To: <sip:h8rn7gkb0p@>;tag=394229760
Call-ID: 51e402d-38b1e157-4dd7e13@
Supported: replaces, path, timer
User-Agent: Grandstream GXP1610
Content-Length: 0

The purpose of this eternal nagging is most likely to refresh any firewall’s memory on the existence of a UDP link, in particular if there’s NAT involved (more on this below). Maybe also for checking that there’s still a phone on the other end (not sure if it’s so important, from a server’s perspective).

With Linphone connected to Avoxi, it was the client that kept the UDP link alive with some short dummy UDP packets. Looks like this is down to each phone service.

Does it work with NAT?

The short answer: It does for me, out of the box. No need for any special firewall rule or something. With plain Linux iptables NAT, that is. But if your phone is behind NAT or a firewall, be sure to check that some kind of keepalive UDP packets are exchanged every minute or so. Otherwise, the firewall might forget the UDP connection and not let through an incoming call.

This page explains a typical handshake over a NAT router.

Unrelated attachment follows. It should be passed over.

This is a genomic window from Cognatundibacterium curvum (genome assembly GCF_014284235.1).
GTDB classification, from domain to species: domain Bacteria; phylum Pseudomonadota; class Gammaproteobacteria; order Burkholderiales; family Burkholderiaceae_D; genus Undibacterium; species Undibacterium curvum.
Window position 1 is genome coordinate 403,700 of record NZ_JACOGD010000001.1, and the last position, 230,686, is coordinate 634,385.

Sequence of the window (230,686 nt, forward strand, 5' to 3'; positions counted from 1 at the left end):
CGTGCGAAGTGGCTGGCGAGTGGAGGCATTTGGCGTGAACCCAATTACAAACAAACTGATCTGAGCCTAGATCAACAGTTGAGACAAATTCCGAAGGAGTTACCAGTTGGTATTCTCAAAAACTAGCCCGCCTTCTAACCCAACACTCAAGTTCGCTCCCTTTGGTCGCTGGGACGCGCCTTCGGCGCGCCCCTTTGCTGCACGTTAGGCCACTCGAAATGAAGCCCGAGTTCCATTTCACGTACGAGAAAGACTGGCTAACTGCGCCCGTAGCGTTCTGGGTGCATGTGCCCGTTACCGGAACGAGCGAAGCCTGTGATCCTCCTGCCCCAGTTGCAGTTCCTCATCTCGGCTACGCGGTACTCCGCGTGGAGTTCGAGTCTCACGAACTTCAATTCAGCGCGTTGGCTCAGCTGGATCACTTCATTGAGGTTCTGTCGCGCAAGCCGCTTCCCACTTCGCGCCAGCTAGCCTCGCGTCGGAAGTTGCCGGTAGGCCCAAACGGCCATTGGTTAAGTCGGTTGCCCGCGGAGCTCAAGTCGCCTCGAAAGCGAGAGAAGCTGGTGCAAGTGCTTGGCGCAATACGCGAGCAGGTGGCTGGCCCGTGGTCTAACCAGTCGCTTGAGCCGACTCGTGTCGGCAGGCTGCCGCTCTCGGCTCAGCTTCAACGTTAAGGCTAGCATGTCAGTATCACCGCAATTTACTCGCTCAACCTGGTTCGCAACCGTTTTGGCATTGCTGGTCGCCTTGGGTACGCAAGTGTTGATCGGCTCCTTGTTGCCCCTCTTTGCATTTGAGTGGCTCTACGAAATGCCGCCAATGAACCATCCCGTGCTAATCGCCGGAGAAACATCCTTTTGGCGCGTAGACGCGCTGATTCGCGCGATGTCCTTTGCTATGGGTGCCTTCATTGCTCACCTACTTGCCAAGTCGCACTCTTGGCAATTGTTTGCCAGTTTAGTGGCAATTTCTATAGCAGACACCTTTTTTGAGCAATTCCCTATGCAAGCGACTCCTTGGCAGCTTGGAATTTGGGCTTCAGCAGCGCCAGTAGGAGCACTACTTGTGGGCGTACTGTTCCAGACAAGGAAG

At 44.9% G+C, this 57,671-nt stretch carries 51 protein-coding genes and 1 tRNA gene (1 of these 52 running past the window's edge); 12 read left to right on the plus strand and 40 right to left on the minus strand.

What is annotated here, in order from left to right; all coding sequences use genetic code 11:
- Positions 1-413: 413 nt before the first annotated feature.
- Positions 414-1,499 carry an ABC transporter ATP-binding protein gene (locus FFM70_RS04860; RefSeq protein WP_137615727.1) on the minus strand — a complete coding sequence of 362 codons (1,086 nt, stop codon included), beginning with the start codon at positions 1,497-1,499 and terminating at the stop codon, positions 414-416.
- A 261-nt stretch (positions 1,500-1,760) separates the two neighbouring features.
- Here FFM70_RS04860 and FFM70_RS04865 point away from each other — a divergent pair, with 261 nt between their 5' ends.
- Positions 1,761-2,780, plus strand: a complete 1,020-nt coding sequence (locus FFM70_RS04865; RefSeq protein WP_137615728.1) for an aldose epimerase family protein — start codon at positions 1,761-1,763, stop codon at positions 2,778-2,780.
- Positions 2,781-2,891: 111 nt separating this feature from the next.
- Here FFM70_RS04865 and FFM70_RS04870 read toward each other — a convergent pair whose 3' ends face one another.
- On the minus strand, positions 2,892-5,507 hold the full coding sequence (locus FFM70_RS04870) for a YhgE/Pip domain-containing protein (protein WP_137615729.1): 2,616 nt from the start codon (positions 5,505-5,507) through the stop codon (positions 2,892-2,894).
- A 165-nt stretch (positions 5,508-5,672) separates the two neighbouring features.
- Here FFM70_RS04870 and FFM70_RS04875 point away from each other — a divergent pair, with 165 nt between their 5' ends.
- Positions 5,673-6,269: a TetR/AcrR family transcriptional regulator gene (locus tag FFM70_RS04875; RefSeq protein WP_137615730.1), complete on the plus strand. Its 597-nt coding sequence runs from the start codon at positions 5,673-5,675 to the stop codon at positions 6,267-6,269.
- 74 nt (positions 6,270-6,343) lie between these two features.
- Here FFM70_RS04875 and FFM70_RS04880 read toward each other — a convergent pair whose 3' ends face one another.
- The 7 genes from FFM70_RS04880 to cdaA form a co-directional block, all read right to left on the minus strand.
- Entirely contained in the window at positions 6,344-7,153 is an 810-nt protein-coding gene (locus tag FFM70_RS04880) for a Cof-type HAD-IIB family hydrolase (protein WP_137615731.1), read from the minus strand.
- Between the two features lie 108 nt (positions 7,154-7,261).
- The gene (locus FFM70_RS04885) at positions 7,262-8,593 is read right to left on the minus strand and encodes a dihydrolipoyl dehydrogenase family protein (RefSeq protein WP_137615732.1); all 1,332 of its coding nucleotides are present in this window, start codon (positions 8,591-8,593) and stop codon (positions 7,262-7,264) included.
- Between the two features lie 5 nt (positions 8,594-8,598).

I found interest in this after failing to receive inbound calls with Linphone despite having no issues whatsoever with outbound calls. In other words, no problem dialing from the computer, but unavailable when trying to dial to it.

This had nothing to do with NAT and firewalls. The INVITE requests that start off a phone conversation are sent through the UDP link that is constantly maintained with keepalive packets. Hence the server knows at which IP address it should find the SIP client, and the NAT / Firewall remembers the UDP link. So the rule is that if the registration went through fine, there are no excuses. If sound doesn’t come through after the phone is picked up, that’s another story, however iptables should handle this well if it set to allow related connections (and it should).